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Image source: Chevron.

Looking for good news from Chevron (NYSE:CVX) so far this year has been trying to find the thinnest of silver linings. The company's profits have sank considerably, and its cash-generating abilities have come into question enough that some of the most bearish people think that its dividend is compromised. If you're an optimist, though, there are two headlines that put Chevron in a slightly better light: its ability to secure long-term contracts for its Australian LNG terminals and a the announcement of a new, innovative way to develop offshore production projects. Let's take a quick look at these two stories to see how much they mean to the prospects of Chevron beyond just 2015. 

Locked-up supply for Gorgon and Wheatstone
Investors have been watching the development of Chevon's Gorgon and Wheatstone LNG facilities with bated breath. Both are already well over their initial budgets, and the completion of Gorgon got pushed back yet again this year. What makes these projects to important to Chevron is that it has very high working interest in both projects and they are poised to be large cash-generating assets for decades. 

While there is plenty to worry about with these projects, there was one headline that will ease some concerns, and its that Chevron was able to secure another long term supply contract for the Gorgon facility. On Dec. 21, Chevron announced that it had signed a supply agreement for 1 million tons per year with China Huadian Green Energy. This deal, combined with the previous ones for both Gorgon and Wheatstone, means that these two projects have more than 80% of its production capacity secured under long-term supply contracts. 

This is especially important today because so many of the new LNG facilities that were proposed within the past five to 10 years are about to come on line, and the prices for LNG sold on short-term contracts or on the spot market have declined significantly. With enough long-term contracts in place to ensure that these two facilities will generate adequate cash flows without a dependence on selling to the spot market, it puts Chevron and its project partners in a much better position.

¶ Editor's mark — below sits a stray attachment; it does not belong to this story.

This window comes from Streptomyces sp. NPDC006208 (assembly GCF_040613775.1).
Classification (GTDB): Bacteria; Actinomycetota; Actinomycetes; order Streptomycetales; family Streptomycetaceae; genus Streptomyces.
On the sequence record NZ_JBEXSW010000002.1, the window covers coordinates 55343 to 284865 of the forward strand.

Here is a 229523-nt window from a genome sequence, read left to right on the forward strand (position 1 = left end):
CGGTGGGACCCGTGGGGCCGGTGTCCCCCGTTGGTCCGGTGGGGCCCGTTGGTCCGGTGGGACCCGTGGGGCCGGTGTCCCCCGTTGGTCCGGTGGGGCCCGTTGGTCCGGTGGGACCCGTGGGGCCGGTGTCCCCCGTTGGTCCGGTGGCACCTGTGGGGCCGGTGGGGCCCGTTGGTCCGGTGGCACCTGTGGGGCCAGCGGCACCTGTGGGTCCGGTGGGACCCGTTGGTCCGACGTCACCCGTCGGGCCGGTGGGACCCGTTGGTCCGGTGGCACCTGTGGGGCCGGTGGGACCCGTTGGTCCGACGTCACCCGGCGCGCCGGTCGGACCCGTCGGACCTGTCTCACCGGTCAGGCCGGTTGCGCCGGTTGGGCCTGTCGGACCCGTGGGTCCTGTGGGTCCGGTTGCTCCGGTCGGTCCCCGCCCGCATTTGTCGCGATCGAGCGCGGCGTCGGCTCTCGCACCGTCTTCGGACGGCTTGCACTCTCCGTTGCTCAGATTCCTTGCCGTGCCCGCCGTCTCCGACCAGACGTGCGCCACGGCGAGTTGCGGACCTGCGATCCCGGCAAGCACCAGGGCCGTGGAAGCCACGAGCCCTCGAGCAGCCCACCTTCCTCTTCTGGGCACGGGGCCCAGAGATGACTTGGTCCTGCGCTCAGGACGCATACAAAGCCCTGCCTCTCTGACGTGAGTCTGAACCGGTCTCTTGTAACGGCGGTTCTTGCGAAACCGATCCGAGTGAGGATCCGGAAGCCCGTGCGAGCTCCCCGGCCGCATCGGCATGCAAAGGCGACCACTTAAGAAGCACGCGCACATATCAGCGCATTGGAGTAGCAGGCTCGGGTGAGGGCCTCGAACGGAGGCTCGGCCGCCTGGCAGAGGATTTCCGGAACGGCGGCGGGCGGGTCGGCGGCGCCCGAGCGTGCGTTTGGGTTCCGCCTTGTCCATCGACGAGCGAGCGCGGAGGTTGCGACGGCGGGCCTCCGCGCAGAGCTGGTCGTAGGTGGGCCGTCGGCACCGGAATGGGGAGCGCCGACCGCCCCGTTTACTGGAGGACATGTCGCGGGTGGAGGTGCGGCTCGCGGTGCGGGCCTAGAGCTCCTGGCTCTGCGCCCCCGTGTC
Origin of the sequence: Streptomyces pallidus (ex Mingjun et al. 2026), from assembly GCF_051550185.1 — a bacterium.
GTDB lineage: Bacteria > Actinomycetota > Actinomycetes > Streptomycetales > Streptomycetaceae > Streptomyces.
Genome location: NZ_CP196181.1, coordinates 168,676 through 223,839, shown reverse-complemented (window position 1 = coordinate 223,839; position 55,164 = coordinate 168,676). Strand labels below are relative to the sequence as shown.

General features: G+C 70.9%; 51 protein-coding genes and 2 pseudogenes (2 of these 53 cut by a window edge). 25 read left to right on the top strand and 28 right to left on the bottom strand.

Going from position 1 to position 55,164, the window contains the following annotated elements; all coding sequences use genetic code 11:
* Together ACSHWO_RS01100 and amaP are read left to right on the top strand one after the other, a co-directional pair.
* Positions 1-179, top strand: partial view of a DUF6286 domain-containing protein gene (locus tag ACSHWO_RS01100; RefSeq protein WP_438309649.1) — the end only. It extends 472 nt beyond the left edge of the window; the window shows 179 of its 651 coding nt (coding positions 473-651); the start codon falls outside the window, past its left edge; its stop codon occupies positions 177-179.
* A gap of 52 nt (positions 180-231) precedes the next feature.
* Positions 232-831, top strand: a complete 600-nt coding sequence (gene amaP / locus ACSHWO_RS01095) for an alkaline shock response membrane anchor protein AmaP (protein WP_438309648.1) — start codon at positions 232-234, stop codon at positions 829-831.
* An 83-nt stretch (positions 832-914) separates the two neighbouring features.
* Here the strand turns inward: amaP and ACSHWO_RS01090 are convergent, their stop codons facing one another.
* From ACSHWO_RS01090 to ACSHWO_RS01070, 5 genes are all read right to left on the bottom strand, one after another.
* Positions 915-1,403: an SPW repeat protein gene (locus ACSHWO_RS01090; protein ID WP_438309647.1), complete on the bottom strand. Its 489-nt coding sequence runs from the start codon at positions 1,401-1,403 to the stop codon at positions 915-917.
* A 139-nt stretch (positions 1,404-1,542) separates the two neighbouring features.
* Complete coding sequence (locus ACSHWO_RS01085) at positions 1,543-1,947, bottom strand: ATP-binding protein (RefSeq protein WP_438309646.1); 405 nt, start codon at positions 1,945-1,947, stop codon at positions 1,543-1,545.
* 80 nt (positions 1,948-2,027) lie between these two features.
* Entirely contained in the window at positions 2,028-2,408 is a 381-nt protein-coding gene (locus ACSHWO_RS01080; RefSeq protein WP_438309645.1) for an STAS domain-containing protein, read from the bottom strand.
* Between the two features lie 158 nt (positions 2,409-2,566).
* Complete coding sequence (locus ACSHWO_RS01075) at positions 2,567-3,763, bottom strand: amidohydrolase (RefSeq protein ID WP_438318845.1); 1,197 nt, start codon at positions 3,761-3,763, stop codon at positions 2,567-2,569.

A deal that could lay the groundwork for new offshore development?
Back in January, Chevron announced a very interesting plan for one of its prospects in the Gulf of Mexico. It bought interest in two major exploration blocks from BP (NYSE:BP), known as Tiber and Gila, and that these prospective areas will be developed in conjunction with two other prospective reservoirs in the Gulf that are also held by Chevron, BP, and ConocoPhillips (NYSE:COP). The combined development project, named Keathley Canyon, is a bit a deviation from the way that similar prospects have been developed in the past.

Cvx Keathleay Canyon

Image source: Chevron.

When developing a field, typically oil companies would design infrastructure that would apply to each single discovery. In this case, there would have been four separate production platforms that would have to be deployed. By consolidating all four prospective discoveries into a single development project, Chevron, BP, And ConocoPhillips can save billions of dollars on development costs, making the economics of the entire project that much more lucrative. 

It sounds like such a simple change compared to the old method of developing a field that you almost wonder why companies hadn't thought of it before. Chevron did something similar with its Jack/St. Malo facility, but bringing all four of these fields with several stakeholders would be a first. If this works, it could really change the way in which oil and gas companies develop offshore projects.

What a Fool believes
It's easy to get caught up in all the hullabaloo about oil prices and Chevron's profits sliding to lows we haven't seen in a long time, but for the most part, those things are out of Chevron's control since its a price taker in the market. The most promising thing about these headlines is that they are things Chevron can control, and they both look to be good moves. Having both Gorgon and Wheatstone locked into long-term supply contracts ensures a certain level of profitability, and the ideas for developing Keathley Canyon could lead to the company saving billions on development costs over the coming years on this project and similar ones in the future. If there were any silver linings to this year for Chevron, these are it. 

Tyler Crowe has no position in any stocks mentioned. You can follow him at Fool.com or on Twitter @TylerCroweFool.

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